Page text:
As I write, my devotional readings have taken me to the book of Jeremiah, in the Old Testament. When I read and listen to this prophet, I am struck by the determination of God, expressed by the prophet, to bring His people through a process of refining, leading to renewal and restoration. I am struck, too, at the apparent intransigence of a people mired in sin, and the urgent call of God that they should repent, turn back to God. What is repentance? And why is it something we do not often speak much about, in contemporary Christian circles?
Repentance is a two-edged sword: that is one reason we find it hard to handle. It involves both a turning away from and a turning towards. Turning away from sin and practices that displease God. Turning towards God, pursuing righteousness and justice and practices that please God. Which comes first? The question can sound like ‘the chicken and the egg’ conundrum. Yet repentance is a necessary precursor to faith: that to suggest that faith could or should precede repentance is to misunderstand the meaning of faith, in a New Testament sense. Faith, in the way it is sometimes spoken of it, can be emptied of its meaning. It is not a proof of faith, for example, that a person believes or accepts that there is a God who is the Creator: even demons believe this (James 2.19). Nor, it would appear from Holy Scripture, is it a proof of Christian faith that a person recognises that Jesus Christ died for our sins: the call to Christian faith, in the New Testament, is that we should confess Jesus Christ as Lord (Romans 10.9). Christian Faith, we would contend, involves an investment of ourselves in the substance of that faith: Jesus Christ. We shall see more of this in the next section.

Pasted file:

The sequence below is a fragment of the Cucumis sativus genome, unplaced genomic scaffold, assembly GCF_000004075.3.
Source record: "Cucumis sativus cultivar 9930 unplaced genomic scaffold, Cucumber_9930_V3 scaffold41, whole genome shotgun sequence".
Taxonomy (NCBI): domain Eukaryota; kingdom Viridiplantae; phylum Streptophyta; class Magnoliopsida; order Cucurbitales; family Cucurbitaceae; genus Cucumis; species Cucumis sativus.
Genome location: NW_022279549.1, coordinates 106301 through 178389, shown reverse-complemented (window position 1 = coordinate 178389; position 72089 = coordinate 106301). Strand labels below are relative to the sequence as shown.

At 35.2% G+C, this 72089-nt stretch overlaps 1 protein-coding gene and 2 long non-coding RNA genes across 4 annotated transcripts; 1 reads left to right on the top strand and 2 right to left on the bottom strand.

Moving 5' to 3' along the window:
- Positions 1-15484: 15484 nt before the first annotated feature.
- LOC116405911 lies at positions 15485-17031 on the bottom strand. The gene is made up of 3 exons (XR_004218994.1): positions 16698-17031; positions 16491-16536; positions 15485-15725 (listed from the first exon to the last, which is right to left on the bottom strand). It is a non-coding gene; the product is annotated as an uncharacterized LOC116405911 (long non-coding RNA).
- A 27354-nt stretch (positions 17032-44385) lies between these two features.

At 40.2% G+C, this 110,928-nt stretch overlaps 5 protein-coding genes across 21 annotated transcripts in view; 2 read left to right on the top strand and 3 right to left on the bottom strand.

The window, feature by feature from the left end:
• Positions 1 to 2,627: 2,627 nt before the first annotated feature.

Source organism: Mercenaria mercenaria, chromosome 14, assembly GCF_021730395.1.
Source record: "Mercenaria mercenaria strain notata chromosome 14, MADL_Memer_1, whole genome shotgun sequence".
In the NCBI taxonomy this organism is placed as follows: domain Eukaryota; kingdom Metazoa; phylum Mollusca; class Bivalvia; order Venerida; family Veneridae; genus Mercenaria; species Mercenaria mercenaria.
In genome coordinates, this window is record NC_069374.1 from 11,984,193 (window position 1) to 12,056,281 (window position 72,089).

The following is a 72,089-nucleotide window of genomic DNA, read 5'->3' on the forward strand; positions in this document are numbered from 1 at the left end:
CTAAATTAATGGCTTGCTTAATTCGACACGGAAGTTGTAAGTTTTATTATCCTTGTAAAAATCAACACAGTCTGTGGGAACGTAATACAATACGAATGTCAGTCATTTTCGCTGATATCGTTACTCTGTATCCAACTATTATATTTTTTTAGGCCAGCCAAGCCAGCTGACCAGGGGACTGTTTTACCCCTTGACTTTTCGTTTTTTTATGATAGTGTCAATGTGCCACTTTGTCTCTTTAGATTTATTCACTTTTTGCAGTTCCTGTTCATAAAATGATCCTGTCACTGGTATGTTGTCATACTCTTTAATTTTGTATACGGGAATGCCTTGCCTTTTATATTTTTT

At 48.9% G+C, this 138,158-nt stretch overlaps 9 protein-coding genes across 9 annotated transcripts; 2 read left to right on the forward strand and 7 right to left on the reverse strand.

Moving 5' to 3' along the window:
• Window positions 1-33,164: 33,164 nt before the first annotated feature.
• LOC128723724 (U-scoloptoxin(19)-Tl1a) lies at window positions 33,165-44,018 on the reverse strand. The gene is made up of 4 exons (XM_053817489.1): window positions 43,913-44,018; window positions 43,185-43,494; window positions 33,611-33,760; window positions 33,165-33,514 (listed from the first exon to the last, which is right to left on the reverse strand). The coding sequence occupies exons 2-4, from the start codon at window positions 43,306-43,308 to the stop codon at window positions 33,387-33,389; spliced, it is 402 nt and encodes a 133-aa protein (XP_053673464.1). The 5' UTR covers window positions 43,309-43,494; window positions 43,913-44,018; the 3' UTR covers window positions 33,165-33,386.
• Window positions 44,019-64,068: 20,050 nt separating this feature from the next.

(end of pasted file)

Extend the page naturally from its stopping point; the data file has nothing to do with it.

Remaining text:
The Gospel narratives of the New Testament leave us in little doubt as to their prioritisation of repentance. John the Baptist prepares the way for the Messiah through preaching a message where, announcing that the Kingdom of God was arriving on Earth, repentance was necessary and called for: a turning back to God in renouncing practices that are contrary to the express will of God (Luke 3.10-14), to produce fruit that are in keeping with repentance (Matthew 3.8). The baptism that John baptised people with was one that acknowledged this repentance: John understood that the baptism that the Christ would bring was a subsequent one, a baptism ‘with the Holy Spirit and with fire’ (Matthew 3.11; Luke 3.16).
At the beginnings of Jesus’ own ministry His declaration, concerning the immanent arrival and manifestation of the Kingdom of God, was accompanied by a call to repentance (Mark 1.15). Later, in the New Testament Epistles, the writer of the Letter to the Hebrews would identify the call to repentance as foundational to the Christian message (Hebrew 6.1), as the Apostle Paul did, in giving account of his preaching (Acts 20.21).
What does this tell us about repentance? Repentance is not simply expressed through a private attitude of the heart: it involves turning away from and renouncing practices that are displeasing to God. Why might this prove to be a challenge or a problem for us, today? I would suggest that there are two reasons.